The safe delivery of a baby by one of Nigeria’s Ebola Survivors, Dr. Ada Igonoh, may have taken scientists by surprise, as they earlier maintained that survivors of such highly deadly diseases like Ebola hardly conceive.

Further, it is reported that even Ebola survivors conceive, they have very serious challenges and difficulty carrying the pregnancy for nine months. It was also said that such people find it difficult to deliver the baby safely. However, studies are yet to understand why this happens.

While Nigerians continue to celebrate the birth of the Igonoh baby, described as a divine gift, Vanguard spoke to the man who made the difference when Dr. Igonoh was down with Ebola – Mr Godwin Igonoh.

Full of appreciation for the Nigerian media and the management of First Consultant Hospital Godwin Igonoh, Ada’s husband, spoke to our correspondent revealing that Ebola did not affect his intimacy with his wife even though he initially had some concerns.

By Chioma Obinna


HOW did you deal with the concerns you had initially?

For me, I read so much online but not all information in the internet is correct. So I had to take time to talk to people who knew more, like the Chief Medical Director of First Consultant Hospital, Dr Benjamin Ohiaeri.

Dr. Ada with her baby
Dr. Ada with her baby

He made himself very accessible so I could put a call across to him and ask my questions.  Then, the things he told me I researched them online and found out from credible institutions and doctors that have spoken. I found out that those things were actually true.

So having First Consultant available served like a library of experience and knowledge. That was how I dealt with the concerns that I had.

Morning sickness

Once the concerns were taken care of, it was a lot easier for everything to fall in line.

What was your reaction when you learned she was pregnant?

I was not really sure. I asked, are you sure? Please check again.  Pregnancy means a lot to women and men. Both want to have kids.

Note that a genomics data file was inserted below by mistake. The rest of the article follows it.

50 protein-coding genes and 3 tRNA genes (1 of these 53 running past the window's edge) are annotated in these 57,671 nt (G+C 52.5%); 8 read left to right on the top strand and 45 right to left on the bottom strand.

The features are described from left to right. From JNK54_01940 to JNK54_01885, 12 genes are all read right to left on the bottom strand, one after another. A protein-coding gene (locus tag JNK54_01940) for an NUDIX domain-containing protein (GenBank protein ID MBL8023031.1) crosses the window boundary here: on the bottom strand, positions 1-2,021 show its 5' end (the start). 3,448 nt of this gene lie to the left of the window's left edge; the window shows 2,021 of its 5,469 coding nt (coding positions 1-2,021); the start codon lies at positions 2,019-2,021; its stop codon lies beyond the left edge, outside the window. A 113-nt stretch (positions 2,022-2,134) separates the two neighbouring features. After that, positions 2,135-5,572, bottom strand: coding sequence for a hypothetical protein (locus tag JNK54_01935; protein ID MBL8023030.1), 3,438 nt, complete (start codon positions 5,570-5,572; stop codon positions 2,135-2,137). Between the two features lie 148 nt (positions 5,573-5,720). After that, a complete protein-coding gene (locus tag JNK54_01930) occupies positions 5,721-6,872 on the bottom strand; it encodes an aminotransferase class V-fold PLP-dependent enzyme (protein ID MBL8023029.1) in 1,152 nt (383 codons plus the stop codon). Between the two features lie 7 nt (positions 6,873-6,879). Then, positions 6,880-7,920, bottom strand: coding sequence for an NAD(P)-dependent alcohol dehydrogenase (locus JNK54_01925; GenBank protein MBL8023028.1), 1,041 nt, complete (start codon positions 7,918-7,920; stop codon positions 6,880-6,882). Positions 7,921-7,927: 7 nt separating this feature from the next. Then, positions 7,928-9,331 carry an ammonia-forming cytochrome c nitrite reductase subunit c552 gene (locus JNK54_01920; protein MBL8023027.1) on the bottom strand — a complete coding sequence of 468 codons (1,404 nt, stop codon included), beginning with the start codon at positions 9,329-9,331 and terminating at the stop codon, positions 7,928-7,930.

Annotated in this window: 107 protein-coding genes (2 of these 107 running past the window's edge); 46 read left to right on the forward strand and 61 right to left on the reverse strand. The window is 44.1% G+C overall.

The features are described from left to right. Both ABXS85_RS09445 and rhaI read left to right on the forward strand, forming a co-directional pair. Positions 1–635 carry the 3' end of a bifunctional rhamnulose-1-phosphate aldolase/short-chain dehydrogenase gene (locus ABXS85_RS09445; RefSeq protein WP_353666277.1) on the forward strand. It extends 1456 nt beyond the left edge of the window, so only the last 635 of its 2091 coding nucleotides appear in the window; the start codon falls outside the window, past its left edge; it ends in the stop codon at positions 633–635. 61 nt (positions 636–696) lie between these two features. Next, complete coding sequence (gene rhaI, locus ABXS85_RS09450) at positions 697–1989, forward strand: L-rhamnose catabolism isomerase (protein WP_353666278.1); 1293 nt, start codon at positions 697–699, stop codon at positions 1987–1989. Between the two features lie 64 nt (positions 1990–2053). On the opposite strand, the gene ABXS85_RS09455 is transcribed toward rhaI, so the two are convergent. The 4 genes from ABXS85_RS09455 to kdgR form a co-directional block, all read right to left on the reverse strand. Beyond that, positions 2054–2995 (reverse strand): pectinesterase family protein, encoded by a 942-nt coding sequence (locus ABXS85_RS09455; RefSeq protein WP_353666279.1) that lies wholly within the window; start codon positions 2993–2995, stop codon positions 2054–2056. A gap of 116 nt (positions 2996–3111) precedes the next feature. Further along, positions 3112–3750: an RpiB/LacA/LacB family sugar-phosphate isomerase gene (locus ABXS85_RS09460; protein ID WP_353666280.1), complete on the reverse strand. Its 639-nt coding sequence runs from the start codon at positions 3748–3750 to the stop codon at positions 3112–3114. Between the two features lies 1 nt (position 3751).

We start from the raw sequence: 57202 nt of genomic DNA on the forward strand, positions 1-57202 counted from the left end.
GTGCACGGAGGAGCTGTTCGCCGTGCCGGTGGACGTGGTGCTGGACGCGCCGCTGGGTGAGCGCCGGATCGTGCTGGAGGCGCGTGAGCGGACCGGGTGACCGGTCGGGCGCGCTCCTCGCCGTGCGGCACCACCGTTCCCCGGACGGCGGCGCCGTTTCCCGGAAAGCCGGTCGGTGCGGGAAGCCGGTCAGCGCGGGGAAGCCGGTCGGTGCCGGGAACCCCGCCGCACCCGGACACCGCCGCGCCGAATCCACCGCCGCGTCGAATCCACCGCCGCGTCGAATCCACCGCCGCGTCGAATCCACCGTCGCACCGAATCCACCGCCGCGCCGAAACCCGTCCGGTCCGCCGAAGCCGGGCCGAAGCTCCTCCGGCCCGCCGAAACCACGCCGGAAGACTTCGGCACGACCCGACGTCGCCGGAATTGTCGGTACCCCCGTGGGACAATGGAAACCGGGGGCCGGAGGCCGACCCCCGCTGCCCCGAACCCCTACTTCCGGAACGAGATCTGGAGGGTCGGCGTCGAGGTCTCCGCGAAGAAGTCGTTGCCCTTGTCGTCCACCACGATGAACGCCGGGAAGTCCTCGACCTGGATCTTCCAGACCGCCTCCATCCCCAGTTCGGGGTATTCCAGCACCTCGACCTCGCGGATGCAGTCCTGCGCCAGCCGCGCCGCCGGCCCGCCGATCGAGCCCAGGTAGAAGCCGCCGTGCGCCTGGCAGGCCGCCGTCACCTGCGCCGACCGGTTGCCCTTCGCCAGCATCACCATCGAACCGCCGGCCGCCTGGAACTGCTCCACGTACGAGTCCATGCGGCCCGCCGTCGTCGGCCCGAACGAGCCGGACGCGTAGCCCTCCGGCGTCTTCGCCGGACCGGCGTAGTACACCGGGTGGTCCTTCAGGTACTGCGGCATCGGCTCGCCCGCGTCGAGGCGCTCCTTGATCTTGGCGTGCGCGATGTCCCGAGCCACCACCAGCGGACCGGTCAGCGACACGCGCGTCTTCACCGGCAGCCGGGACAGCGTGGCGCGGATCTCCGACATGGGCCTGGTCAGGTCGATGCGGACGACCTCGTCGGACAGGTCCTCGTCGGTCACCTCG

She said she was sure she was pregnant. I was excited also but I managed my excitement throughout the process. The morning sickness starting coming, she is also a doctor so she helped to explain things to me. I also went online and read them up.

She being a doctor helped, I think is good to marry a doctor because she would help you understand in the layman’s language what’s really going on.   First Consultant played a vital role in our lives because they keep helping us understand what needs to be done.

Were there challenges during the pregnancy?

She travelled at 28 weeks. When she was here, we had regular appointments at First Consultant often. A lot of things were managed and it was quite a peaceful pregnancy even though there were worried that they needed to take measures that nothing goes wrong.

Were you scared getting intimate after she was certified Ebola free?

Godwin Igonoh
Godwin Igonoh

I was not really scared because research shows that men are more at risk because they said semen in the testicles could retain the virus for a while so they advised men to abstain from sex. But they said there was no known history of women retaining the virus.  But we actually gave it a few months after she was declared Ebola free. After some time, I felt like…what is the big deal? I am already in the same house with her, so it could be either way. Fluid contact is inevitable between couples. For me, I wasn’t really worried.